Addyson and Oiseau at the Kennel Club of Riverside Dog Show, October 2019.

Encouraging the Next Generation: The 4-H Premier Showman Competition

Kara Staroski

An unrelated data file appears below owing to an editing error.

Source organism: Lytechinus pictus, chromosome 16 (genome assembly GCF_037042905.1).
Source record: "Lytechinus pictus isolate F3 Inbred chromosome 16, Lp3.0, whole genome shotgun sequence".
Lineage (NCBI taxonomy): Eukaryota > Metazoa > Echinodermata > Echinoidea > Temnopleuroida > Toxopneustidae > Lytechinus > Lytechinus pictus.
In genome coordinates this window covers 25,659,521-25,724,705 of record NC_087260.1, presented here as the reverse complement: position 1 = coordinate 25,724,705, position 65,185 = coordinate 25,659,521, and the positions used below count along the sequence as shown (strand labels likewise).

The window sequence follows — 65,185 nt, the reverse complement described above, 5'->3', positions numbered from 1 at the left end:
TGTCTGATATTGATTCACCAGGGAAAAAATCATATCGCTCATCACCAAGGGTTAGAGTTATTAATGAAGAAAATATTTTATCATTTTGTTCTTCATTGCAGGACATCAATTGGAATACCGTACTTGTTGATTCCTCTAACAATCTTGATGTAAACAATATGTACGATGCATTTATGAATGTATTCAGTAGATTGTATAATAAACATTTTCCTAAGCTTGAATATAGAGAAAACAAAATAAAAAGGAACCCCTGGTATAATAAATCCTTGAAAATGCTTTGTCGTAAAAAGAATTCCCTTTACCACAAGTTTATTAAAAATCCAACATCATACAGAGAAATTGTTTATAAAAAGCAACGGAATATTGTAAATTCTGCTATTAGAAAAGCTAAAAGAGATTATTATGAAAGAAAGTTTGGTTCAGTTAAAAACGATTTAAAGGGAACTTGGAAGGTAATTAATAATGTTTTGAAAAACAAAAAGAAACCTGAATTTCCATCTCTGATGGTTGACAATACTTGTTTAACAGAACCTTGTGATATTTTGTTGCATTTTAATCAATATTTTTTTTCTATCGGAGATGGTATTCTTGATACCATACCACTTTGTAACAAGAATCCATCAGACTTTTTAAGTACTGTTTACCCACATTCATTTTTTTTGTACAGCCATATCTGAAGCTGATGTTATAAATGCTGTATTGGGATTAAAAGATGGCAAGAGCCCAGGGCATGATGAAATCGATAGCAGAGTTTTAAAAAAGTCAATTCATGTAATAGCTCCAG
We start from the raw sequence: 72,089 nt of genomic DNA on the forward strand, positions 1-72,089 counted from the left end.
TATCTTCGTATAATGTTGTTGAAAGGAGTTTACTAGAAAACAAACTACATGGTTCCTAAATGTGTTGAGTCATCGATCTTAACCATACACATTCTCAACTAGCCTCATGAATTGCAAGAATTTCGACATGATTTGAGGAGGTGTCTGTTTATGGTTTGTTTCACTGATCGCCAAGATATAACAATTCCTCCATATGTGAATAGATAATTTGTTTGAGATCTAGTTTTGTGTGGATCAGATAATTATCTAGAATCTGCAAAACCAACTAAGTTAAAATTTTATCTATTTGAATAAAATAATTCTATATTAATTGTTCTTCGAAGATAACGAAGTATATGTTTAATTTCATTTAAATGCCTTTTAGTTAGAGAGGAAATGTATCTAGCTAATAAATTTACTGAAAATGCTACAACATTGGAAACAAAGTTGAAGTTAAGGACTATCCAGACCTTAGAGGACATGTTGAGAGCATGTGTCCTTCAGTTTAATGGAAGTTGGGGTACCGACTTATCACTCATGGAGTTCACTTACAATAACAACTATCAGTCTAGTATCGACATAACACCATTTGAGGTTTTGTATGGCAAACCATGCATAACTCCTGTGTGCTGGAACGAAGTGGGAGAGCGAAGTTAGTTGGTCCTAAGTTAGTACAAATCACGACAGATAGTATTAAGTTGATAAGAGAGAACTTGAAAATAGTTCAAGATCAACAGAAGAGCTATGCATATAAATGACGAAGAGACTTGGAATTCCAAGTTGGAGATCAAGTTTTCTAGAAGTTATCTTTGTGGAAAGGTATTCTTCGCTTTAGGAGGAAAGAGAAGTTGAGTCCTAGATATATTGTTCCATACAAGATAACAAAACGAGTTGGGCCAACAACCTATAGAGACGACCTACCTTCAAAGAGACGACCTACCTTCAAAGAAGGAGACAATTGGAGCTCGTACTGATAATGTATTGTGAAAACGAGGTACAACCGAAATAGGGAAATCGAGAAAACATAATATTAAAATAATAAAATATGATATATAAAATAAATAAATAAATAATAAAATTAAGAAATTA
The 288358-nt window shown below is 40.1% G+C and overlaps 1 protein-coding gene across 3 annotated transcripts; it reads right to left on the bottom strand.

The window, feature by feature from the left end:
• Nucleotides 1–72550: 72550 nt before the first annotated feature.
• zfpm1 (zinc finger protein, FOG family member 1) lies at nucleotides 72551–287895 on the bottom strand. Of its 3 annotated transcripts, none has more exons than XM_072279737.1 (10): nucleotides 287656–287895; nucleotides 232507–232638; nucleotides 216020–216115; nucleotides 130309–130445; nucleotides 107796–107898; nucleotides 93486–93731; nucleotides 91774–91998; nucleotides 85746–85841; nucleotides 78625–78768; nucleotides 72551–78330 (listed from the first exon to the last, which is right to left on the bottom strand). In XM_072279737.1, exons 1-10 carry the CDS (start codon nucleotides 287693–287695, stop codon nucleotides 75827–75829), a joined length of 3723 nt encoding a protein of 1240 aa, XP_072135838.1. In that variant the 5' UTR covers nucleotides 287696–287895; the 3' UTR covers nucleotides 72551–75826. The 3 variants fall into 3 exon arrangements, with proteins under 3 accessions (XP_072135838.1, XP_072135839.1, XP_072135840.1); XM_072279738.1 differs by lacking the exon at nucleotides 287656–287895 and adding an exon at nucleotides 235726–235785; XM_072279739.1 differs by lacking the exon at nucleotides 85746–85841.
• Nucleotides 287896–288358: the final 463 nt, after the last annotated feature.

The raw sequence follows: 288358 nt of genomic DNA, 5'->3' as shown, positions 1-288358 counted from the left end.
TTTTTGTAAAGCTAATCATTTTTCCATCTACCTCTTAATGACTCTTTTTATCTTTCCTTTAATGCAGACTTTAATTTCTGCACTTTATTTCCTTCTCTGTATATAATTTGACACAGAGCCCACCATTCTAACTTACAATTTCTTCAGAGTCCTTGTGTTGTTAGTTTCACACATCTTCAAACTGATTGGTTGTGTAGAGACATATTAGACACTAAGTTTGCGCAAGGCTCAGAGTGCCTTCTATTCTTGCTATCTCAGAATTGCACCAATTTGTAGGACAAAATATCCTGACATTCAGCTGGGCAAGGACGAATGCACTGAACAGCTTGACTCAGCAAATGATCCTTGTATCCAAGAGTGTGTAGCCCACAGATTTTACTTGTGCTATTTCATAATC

We were all new to purebred dogs and showing at one point. Think back to how hard it was to break into the dog show world. Now imagine you are not an adult, but a child. Unless you were one of the lucky few to be born into a dog show family it can be incredibly intimidating. Most kennel clubs offer a juniors program, but even then to really excel you need a show quality dog. The exception to this is the 4-H Dog program. 4-H is a nationwide program open to kids ages 7–18, most counties have established clubs and offer what the kids are interested in. 4-Hers enrolling in the dog program may use mixed breeds and altered dogs, so it’s a great place for those who have family pets to start.